Look What Graced Us With Its Presence at the Resurrection Garden on All Saints Sunday, November 6!
Monarchs on Frostweed
While visiting the Resurrection Garden after church on All Saints Sunday, we noticed a monarch butterfly feeding on a flower right in front of us, just over the Garden wall above the TLLC woods. The timing was just perfect for this Sunday in which we at the “butterfly church” celebrate the saints in our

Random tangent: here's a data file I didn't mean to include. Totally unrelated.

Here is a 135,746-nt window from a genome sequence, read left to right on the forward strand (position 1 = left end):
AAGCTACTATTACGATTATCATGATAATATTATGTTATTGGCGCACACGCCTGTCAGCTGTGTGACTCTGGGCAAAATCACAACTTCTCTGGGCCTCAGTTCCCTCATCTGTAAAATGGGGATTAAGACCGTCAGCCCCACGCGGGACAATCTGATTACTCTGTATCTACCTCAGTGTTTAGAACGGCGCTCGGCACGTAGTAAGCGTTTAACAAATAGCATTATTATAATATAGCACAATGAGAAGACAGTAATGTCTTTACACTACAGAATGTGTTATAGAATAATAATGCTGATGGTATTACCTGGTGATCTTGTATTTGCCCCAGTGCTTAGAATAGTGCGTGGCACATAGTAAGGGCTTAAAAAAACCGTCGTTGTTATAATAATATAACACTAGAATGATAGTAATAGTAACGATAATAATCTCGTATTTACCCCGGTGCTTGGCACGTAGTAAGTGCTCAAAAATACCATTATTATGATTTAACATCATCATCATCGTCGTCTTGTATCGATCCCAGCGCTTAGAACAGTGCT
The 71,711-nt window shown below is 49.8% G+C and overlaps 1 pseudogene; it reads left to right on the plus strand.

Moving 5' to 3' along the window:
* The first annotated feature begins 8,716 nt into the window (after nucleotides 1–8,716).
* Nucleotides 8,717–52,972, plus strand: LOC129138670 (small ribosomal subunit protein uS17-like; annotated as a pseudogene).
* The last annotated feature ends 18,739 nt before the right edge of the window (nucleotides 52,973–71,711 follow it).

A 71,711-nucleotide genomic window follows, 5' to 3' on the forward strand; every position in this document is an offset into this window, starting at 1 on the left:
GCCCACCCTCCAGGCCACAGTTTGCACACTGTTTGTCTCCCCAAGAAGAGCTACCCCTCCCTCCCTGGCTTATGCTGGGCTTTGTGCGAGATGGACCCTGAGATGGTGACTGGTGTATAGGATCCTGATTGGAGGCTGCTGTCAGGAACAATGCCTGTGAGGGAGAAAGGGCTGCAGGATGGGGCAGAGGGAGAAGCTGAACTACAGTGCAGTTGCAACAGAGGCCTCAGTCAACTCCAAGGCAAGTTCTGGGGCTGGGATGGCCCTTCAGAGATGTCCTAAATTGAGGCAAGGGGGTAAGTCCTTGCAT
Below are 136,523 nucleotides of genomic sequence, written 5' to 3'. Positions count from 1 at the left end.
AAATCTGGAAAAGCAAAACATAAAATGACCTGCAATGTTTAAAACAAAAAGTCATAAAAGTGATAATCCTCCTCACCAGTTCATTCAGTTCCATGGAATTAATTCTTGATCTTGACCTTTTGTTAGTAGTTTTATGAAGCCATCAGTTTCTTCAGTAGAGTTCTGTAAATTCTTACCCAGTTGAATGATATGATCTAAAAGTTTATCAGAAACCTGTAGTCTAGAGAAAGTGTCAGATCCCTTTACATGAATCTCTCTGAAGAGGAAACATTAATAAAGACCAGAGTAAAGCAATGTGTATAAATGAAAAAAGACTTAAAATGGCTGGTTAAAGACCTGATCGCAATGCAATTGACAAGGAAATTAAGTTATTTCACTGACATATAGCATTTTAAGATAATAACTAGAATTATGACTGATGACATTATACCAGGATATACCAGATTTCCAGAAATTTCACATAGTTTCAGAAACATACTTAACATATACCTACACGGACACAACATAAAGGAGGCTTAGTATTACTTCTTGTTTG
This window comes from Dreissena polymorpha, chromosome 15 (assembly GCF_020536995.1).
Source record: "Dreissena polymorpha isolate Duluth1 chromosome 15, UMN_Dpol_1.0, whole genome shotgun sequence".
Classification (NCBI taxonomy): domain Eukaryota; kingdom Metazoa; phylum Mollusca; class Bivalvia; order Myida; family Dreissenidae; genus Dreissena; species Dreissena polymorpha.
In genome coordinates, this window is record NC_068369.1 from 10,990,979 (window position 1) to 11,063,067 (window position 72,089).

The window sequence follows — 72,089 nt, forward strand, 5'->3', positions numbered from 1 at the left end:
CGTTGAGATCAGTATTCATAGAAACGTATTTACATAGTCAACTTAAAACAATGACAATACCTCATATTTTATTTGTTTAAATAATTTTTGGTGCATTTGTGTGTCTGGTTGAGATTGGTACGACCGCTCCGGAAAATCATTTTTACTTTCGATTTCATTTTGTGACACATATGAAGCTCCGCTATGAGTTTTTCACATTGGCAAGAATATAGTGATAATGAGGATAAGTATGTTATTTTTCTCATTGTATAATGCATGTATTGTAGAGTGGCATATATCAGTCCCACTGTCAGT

lives. The monarch continued to feed hungrily for many minutes, fueling up for its migration to Mexico, on a plant we identified as a frostweed. It turns out this is one of the Monarch’s favorite nectar plants and is actually considered a monitoring plant by Monarch watch. We are fortunate to have several of these plants along the ground on the woods side of the Resurrection Garden. If we get a hard freeze, these plants will give us another treat. Their stems will split and the sap that oozes out will freeze into beautiful mini-ice sculptures. Thus the name – frostweed. And as they are weeds they self-seed, increasing the likelihood that we will have more of them each year. Interestingly, this plant was also important to the indigenous people who lived here before us, having several medicinal uses. There is an abundance of things to learn as we step outdoors and appreciate our Resurrection Garden and the woods below!